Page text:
Even though it was designed specially for the window, the building falls far short of its predecessor. It's style is too modern to properly complement the arched window; furthermore, the window, while placed against an exterior wall, was backed with a black shade to prevent sunlight from filtering through. Electricity is instead used to light the glass from behind, but these lights do not fully illuminate the window.
|Salt Lake Seventeenth Ward Window|
Interestingly enough, this is a recurring issue for stained glass that was moved into new buildings. The Coalville Stake Center was also specially designed with the three large stained glass panels from the original tabernacle in mind. Two of the windows were placed on either side of the chapel, and the third was placed behind the pulpit--as a picture, not as a window. No light passes through; the panes are not illuminated, either naturally or electronically. This is disappointing and perplexing.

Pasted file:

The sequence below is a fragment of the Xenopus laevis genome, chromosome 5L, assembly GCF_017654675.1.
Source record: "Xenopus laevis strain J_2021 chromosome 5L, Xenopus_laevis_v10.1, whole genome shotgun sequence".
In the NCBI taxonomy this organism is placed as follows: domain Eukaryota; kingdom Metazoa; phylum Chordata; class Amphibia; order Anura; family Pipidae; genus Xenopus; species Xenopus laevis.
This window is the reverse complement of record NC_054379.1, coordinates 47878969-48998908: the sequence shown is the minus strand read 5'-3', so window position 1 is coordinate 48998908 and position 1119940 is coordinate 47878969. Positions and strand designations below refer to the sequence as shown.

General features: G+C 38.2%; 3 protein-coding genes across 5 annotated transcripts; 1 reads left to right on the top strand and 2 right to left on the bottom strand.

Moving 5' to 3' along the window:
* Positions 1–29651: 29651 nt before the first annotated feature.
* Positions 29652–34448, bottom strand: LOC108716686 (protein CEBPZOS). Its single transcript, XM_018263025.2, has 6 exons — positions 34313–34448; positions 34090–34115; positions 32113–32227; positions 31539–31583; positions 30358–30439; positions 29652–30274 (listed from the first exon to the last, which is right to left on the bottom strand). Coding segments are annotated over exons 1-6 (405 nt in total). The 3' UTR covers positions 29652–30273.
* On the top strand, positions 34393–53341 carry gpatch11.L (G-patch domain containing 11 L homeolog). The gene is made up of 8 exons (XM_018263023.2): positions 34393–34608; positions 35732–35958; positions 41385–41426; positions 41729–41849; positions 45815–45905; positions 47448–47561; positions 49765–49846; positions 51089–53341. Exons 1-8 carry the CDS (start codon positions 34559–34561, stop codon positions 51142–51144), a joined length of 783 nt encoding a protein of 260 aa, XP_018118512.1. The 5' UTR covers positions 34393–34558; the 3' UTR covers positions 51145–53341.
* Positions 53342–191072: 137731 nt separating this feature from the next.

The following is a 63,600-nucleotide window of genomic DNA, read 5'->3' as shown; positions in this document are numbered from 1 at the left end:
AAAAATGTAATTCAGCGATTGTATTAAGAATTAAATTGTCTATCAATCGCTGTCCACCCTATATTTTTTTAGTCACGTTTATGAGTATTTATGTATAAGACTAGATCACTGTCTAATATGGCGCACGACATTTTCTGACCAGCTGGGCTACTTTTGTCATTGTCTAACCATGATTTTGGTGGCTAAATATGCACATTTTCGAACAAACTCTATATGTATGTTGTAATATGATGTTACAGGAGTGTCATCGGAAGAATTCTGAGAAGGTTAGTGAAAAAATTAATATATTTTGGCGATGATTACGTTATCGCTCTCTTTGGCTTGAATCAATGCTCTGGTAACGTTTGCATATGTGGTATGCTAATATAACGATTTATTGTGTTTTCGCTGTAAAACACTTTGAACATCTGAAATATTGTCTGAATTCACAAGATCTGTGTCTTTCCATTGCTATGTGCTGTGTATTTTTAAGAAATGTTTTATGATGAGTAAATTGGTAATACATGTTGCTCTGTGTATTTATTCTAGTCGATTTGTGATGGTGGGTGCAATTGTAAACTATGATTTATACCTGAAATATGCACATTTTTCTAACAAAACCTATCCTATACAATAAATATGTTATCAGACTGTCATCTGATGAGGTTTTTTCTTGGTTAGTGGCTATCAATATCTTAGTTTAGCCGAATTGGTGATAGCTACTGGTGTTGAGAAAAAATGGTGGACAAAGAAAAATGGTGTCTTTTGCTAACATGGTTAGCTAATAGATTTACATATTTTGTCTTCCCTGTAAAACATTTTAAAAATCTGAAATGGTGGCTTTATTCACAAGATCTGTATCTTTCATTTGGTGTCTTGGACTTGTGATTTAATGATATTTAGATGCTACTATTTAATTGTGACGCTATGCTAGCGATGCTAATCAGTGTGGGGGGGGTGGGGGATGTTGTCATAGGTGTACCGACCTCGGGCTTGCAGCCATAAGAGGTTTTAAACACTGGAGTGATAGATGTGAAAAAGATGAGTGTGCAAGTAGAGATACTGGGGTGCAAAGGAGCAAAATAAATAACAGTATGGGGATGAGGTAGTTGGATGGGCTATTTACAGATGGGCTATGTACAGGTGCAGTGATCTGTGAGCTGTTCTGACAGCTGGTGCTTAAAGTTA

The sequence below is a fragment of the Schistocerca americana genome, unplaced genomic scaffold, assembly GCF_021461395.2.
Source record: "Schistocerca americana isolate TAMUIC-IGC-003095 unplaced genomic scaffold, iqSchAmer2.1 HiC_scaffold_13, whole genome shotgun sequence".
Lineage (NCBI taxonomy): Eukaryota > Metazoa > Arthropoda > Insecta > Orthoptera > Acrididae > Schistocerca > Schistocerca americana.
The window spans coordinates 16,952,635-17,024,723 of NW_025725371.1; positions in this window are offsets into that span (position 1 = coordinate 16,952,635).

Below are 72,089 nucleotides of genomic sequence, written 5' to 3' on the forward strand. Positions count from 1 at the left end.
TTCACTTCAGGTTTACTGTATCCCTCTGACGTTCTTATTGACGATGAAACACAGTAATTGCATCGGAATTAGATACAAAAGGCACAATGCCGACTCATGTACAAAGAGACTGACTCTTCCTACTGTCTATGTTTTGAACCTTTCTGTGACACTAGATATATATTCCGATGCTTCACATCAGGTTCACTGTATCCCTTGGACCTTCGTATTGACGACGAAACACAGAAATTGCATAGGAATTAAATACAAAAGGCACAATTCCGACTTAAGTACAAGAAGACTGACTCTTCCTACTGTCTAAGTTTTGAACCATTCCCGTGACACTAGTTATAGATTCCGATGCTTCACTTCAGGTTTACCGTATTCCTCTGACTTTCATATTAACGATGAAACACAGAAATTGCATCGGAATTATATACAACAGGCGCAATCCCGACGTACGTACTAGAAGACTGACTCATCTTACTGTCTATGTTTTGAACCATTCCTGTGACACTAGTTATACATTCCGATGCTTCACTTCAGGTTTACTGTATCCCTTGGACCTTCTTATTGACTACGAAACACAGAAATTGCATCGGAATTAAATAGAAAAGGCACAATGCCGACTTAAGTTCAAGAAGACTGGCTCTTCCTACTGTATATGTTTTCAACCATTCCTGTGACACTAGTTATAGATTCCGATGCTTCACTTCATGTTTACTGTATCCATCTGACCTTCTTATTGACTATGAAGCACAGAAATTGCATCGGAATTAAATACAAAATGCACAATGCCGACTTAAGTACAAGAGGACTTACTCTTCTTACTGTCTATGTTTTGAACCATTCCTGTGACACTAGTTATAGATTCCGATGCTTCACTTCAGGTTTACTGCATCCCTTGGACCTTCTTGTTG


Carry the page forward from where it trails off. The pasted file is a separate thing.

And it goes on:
|Coalville Stake Center Chapel|
|Coalville Stake Center Window|
The pattern is repeated in many other places. Windows from the Lehi Fourth and LeGrande Wards were placed in otherwise modern chapels; they are lit electronically. To be fair, these buildings were not exactly designed for the windows. The Lehi Fourth Ward window could have been made into an actual window (with sunlight used to light it), but the LeGrande Ward is against an interior wall (as is the case with many modern chapels) and this wasn't possible.
|Lehi Fourth Ward Window|
|LeGrande Ward Window|
It appears that the Church is wary about allowing windows in the chapel to be lit naturally, at least when they are behind the pulpit. Perhaps there is a fear that the incoming light will be distracting from the speaker, or make it difficult to view them.